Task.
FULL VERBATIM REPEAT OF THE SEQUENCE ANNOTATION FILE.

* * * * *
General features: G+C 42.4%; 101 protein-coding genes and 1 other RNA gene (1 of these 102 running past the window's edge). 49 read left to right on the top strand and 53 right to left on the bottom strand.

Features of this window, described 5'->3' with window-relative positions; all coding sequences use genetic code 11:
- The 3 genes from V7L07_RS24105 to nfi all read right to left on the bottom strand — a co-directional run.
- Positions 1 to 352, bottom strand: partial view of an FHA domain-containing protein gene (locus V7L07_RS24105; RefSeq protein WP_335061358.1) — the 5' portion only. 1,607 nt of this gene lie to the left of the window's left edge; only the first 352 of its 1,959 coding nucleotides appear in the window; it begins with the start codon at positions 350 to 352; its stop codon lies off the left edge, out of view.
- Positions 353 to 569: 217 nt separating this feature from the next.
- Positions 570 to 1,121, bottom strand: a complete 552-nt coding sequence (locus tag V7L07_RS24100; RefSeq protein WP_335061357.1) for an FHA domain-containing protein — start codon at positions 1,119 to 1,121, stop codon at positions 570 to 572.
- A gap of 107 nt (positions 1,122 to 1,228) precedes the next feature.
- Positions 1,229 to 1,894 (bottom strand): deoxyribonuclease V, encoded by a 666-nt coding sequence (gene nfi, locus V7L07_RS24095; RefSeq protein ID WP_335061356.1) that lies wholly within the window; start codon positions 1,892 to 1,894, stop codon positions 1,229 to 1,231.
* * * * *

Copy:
General features: G+C 42.4%; 101 protein-coding genes and 1 other RNA gene (1 of these 102 running past the window's edge). 49 read left to right on the top strand and 53 right to left on the bottom strand.

Features of this window, described 5'->3' with window-relative positions; all coding sequences use genetic code 11:
- The 3 genes from V7L07_RS24105 to nfi all read right to left on the bottom strand — a co-directional run.
- Positions 1 to 352, bottom strand: partial view of an FHA domain-containing protein gene (locus V7L07_RS24105; RefSeq protein WP_335061358.1) — the 5' portion only. 1,607 nt of this gene lie to the left of the window's left edge; only the first 352 of its 1,959 coding nucleotides appear in the window; it begins with the start codon at positions 350 to 352; its stop codon lies off the left edge, out of view.
- Positions 353 to 569: 217 nt separating this feature from the next.
- Positions 570 to 1,121, bottom strand: a complete 552-nt coding sequence (locus tag V7L07_RS24100; RefSeq protein WP_335061357.1) for an FHA domain-containing protein — start codon at positions 1,119 to 1,121, stop codon at positions 570 to 572.
- A gap of 107 nt (positions 1,122 to 1,228) precedes the next feature.
- Positions 1,229 to 1,894 (bottom strand): deoxyribonuclease V, encoded by a 666-nt coding sequence (gene nfi, locus V7L07_RS24095; RefSeq protein ID WP_335061356.1) that lies wholly within the window; start codon positions 1,892 to 1,894, stop codon positions 1,229 to 1,231.